Prussian Army Besieges Paris Summary

  • Last updated on November 10, 2022

When the leaders of the French Third Republic rejected Prussia’s cease-fire terms during the Franco-Prussian War, the city of Paris became the focus for a new round of fighting. The French capital endured a siege of more than four months before the defending garrison finally capitulated. The city’s fall ended the conflict and confirmed Prussia’s status as the dominant military power on the Continent.

Summary of Event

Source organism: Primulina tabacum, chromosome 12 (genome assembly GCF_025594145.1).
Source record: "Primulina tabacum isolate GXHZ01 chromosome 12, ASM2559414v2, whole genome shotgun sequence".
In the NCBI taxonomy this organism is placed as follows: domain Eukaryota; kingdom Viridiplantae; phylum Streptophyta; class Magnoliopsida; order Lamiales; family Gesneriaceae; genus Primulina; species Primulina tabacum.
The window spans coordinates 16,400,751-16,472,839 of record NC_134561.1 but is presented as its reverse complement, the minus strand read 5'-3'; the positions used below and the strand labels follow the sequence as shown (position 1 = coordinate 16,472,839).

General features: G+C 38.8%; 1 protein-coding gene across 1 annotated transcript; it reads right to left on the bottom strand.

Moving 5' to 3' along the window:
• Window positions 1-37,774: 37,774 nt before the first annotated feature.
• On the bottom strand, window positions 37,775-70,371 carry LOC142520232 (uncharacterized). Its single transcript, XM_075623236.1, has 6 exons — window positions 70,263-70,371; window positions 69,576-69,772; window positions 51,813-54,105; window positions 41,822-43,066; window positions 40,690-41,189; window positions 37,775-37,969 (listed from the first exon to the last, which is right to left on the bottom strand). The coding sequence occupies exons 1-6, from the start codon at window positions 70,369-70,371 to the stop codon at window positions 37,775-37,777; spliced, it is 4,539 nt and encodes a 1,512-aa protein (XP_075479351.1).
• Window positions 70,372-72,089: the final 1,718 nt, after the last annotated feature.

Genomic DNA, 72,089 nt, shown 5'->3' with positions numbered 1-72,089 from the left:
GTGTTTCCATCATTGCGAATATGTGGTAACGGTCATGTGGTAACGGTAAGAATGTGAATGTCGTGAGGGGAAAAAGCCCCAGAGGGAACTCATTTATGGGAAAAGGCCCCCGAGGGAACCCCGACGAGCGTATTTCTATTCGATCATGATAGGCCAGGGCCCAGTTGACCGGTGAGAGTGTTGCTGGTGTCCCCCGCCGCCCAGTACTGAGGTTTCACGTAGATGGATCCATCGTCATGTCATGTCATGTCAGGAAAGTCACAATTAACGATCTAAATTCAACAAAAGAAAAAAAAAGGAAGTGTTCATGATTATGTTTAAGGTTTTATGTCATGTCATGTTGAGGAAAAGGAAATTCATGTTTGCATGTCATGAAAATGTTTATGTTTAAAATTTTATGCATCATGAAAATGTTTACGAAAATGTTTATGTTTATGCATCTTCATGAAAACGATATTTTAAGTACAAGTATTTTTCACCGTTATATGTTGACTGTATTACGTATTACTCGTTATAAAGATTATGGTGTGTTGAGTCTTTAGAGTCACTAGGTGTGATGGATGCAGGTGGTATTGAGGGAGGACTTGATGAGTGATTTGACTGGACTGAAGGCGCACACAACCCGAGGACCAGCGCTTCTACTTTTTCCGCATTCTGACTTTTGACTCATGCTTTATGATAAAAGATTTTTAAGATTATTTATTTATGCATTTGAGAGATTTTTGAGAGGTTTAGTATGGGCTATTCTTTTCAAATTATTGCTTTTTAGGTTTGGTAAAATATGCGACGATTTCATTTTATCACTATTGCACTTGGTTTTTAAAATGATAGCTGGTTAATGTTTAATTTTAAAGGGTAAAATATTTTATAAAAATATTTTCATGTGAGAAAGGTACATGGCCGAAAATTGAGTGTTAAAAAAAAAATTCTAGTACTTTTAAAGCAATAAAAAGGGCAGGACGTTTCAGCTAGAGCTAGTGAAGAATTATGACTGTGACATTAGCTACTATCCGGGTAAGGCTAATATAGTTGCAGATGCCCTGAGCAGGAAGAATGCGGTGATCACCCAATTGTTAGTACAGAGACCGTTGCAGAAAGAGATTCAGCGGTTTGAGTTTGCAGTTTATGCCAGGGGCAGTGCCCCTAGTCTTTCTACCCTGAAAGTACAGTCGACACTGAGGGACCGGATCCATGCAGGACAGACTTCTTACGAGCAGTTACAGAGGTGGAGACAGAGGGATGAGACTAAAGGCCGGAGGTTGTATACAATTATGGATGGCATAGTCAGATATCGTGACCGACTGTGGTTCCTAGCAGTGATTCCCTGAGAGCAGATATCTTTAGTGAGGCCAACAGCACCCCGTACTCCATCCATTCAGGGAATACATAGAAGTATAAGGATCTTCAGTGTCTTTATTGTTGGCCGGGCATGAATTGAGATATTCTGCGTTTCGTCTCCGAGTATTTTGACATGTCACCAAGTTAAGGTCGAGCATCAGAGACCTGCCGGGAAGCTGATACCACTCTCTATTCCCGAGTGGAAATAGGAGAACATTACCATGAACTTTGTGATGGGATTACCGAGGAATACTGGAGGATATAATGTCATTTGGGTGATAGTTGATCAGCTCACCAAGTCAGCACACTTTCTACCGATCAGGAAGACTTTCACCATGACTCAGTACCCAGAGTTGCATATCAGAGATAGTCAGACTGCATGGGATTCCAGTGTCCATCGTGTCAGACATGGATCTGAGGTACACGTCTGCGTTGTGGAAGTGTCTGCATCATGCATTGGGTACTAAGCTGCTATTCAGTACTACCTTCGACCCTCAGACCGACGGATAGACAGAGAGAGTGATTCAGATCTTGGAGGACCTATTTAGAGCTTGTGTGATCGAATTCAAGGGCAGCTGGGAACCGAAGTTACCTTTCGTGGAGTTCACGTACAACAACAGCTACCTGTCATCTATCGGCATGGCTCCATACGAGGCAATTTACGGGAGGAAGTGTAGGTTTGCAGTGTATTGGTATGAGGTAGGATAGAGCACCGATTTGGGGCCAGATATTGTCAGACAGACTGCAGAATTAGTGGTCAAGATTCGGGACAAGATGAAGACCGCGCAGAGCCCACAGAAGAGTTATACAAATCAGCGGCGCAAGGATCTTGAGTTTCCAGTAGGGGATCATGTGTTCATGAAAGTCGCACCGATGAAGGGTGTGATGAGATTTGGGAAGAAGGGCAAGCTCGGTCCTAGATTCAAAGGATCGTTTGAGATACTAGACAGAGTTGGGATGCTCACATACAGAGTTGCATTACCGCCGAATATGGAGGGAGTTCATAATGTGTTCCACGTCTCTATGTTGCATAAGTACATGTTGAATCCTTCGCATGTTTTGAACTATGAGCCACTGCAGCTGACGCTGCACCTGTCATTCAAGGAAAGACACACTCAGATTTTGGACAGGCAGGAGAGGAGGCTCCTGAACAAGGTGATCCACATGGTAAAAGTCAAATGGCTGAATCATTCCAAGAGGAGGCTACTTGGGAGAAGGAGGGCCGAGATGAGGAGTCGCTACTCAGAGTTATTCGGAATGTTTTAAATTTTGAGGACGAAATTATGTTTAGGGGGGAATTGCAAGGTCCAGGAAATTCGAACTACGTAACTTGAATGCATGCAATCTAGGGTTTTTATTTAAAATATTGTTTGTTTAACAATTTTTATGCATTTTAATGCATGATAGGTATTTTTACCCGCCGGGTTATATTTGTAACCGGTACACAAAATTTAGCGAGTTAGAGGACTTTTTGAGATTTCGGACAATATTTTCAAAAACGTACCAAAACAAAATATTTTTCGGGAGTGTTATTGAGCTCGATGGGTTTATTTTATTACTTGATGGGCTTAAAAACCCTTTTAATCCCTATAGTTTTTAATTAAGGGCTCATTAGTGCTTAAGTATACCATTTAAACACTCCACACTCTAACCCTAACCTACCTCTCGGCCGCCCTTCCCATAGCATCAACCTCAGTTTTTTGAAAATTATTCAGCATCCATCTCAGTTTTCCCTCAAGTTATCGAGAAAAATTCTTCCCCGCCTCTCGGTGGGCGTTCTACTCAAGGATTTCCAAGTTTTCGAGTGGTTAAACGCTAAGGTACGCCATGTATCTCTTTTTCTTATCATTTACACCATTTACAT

The surrender of Emperor Napoleon III’s army—and of Napoleon himself—at Sedan Sedan, Battle of (1870) on September 1, 1870, was initially believed to be the final act of the Franco-Prussian War. However, events in the war abruptly spun out of the control of politicians and diplomats alike. On September 4, in reaction to the news of the imperial capitulation at Sedan, a swift, bloodless uprising overthrew Napoleon’s regime and proclaimed, for the third time, a French republic. Paris;and Franco-Prussian War[Franco Prussian War] Franco-Prussian War (1870-1871)[Franco Prussian War (1870-1871)];Siege of Paris Paris;Prussian siege of Bismarck, Otto von [p]Bismarck, Otto von;and Franco-Prussian War[Franco Prussian War] Trochu, Louis Jules [kw]Prussian Army Besieges Paris (Sept. 20, 1870-Jan. 28, 1871) [kw]Army Besieges Paris, Prussian (Sept. 20, 1870-Jan. 28, 1871) [kw]Besieges Paris, Prussian Army (Sept. 20, 1870-Jan. 28, 1871) [kw]Paris, Prussian Army Besieges (Sept. 20, 1870-Jan. 28, 1871) Paris;and Franco-Prussian War[Franco Prussian War] Franco-Prussian War (1870-1871)[Franco Prussian War (1870-1871)];Siege of Paris Paris;Prussian siege of Bismarck, Otto von [p]Bismarck, Otto von;and Franco-Prussian War[Franco Prussian War] Trochu, Louis Jules [g]France;Sept. 20, 1870-Jan. 28, 1871: Prussian Army Besieges Paris[4460] [g]Germany;Sept. 20, 1870-Jan. 28, 1871: Prussian Army Besieges Paris[4460] [c]Wars, uprisings, and civil unrest;Sept. 20, 1870-Jan. 28, 1871: Prussian Army Besieges Paris[4460] Ducrot, Auguste Favre, Jules Frederick III Gambetta, Léon Moltke, Helmuth von [p]Moltke, Helmuth von;and Franco-Prussian War[Franco Prussian War] Thiers, Adolphe [p]Thiers, Adolphe;and Franco-Prussian War[Franco Prussian War] Vinoy, Joseph William I (king of Prussia) [p]William I (king of Prussia)[William 01 (king of Prussia)];and Franco-Prussian War[Franco Prussian War]